log to the base x

    MaxMSP

    Cycling '74's icon
    Cycling '74's icon
    Cycling '74
    Jun 10 2009 | 12:20 pm
    how to i do log to the base x in max?

    • Roman Thilenius's icon
      Roman Thilenius's icon
      Roman Thilenius
      Jun 10 2009 | 1:28 pm
      jimdrake wrote on Wed, 10 June 2009 14:20how to i do log to the base x in max?
      have you tried typing "log" into an object box yet?
      Share
    • Cycling '74's icon
      Cycling '74's icon
      Cycling '74
      Jun 10 2009 | 1:31 pm
      newobj: log: No such object
    • Holland Hopson's icon
      Holland Hopson's icon
      Holland Hopson
      Jun 10 2009 | 1:48 pm
      Look at the [expr] object and reference. There's a log10 function and a log (natural log) function. The syntax is standard C, so any C reference will point you in the right direction if you can't figure it out by trial and error.
    • Cycling '74's icon
      Cycling '74's icon
      Cycling '74
      Jun 10 2009 | 2:09 pm
      i hunted around and i can't see anything in C that lets you do log to the base x.
      i did however dig out a text book from uni (!) and found this useful rule:
      logA(x) = logB(x) / logB (a)
      [capitals are meant to be subscript]
      so, i can do it in [expr] with log to the base 10
    • Roman Thilenius's icon
      Roman Thilenius's icon
      Roman Thilenius
      Jun 10 2009 | 3:11 pm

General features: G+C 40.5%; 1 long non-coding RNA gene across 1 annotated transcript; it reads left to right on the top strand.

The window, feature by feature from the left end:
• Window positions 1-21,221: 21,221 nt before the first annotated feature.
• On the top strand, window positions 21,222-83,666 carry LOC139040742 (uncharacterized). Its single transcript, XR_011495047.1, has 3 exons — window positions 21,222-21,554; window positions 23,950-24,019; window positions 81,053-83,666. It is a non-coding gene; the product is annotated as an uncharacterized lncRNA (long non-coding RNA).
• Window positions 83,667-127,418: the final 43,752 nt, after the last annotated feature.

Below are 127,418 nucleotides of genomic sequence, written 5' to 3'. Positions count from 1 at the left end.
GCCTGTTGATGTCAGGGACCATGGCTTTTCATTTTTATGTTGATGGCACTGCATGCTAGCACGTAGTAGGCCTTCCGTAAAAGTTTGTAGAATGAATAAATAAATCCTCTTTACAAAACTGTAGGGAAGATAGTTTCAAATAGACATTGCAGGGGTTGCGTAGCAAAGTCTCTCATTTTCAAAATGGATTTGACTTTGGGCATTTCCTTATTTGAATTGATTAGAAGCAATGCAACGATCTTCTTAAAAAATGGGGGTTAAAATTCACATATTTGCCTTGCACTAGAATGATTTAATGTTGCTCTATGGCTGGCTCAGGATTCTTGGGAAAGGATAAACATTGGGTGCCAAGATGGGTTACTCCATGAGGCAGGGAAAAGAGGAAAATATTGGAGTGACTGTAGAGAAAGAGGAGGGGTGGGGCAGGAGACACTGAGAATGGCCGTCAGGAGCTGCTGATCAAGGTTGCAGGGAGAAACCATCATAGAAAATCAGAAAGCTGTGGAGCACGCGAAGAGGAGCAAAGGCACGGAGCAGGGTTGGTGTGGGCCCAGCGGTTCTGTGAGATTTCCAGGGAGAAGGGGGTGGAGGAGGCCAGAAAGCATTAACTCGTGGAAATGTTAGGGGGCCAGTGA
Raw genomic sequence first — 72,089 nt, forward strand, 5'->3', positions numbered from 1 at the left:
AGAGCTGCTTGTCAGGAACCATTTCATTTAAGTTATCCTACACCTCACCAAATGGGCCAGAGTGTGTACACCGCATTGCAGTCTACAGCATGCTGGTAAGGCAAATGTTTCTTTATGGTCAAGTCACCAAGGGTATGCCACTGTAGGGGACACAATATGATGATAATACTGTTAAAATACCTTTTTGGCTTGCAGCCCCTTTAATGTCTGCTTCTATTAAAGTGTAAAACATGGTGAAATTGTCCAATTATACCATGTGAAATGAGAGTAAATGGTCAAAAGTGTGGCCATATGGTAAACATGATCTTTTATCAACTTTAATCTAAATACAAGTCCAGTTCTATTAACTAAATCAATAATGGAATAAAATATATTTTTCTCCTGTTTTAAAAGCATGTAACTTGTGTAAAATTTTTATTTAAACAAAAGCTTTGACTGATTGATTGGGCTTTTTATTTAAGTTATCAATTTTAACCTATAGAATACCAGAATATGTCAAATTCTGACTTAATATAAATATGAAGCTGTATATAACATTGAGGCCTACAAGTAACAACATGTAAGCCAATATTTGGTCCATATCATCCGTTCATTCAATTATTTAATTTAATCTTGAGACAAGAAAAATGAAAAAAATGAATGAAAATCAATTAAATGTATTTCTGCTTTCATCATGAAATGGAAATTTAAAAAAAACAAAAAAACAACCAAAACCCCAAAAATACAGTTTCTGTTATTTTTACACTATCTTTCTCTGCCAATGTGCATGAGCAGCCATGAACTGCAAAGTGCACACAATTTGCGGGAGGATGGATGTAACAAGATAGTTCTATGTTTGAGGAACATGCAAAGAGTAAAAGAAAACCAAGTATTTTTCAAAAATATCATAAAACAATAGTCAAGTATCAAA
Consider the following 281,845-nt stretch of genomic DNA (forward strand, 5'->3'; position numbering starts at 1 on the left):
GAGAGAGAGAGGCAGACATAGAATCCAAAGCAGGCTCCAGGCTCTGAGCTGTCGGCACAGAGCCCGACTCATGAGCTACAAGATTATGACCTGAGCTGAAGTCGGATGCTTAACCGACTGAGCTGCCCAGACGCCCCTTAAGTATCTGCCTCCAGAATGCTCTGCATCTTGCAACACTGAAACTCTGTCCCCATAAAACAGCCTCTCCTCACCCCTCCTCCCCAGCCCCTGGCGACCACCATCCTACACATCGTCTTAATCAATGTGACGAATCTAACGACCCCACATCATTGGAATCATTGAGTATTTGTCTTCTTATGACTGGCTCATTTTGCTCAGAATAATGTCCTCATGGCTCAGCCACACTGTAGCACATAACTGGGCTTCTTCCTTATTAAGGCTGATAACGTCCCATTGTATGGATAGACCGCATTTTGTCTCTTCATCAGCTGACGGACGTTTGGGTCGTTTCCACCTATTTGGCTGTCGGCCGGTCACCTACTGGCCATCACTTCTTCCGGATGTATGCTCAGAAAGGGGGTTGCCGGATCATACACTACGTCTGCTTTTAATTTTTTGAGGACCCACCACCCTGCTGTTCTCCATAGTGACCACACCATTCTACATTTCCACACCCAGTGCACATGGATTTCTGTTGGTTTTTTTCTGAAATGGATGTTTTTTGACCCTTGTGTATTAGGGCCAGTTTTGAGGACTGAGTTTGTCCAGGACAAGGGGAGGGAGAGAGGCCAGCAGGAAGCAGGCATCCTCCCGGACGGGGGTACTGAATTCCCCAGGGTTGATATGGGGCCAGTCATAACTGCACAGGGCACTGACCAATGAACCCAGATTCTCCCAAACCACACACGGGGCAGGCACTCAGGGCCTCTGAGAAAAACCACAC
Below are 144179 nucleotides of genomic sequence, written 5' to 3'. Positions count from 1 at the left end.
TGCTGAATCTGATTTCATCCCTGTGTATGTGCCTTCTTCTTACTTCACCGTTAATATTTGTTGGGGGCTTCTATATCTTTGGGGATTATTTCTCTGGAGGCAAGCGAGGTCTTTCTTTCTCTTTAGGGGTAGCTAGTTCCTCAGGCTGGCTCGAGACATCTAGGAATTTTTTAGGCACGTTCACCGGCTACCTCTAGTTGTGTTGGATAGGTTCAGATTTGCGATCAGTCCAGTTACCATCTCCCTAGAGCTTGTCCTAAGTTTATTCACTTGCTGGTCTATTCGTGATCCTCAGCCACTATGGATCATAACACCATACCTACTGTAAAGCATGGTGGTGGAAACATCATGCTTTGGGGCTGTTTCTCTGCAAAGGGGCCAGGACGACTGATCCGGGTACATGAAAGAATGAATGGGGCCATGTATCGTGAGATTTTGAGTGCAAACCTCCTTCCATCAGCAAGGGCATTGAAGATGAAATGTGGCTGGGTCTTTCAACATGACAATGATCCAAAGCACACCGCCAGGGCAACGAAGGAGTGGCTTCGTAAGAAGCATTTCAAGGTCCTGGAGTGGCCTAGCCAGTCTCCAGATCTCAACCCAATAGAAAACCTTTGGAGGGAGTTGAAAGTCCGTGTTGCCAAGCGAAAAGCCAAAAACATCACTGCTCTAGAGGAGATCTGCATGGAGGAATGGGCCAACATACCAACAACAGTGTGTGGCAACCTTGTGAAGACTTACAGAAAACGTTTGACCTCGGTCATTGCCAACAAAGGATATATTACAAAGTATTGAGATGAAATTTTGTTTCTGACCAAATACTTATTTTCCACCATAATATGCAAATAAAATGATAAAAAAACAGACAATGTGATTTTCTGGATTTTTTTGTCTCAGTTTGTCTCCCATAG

jimdrake wrote on Wed, 10 June 2009 16:09i hunted around and i can't see anything in C that lets you do log to the base x.
      i did however dig out a text book from uni (!) and found this useful rule:
      logA(x) = logB(x) / logB (a)
      [capitals are meant to be subscript]
      so, i can do it in [expr] with log to the base 10
      [expr log(($f1)*($f2-1)+1)/log($f2)]
      this is for a range of 0. 1.
      for other ranges just scale before and after.
      frustrating, that expierience when typing "log" into an object box, isnt it?
      -110
    • Roman Thilenius's icon
      Roman Thilenius's icon
      Roman Thilenius
      Jun 10 2009 | 3:18 pm
      ...and if you want to include the input range into the formula, you might end up with something like this:
      [expr ((log((($f1-$f2)/($f3-$f2))*($f4-1)+1)/log($f4))*($f3-$f2))+$f2]
      
      where $f2 $f3 are range low range high, and $f4 is the base.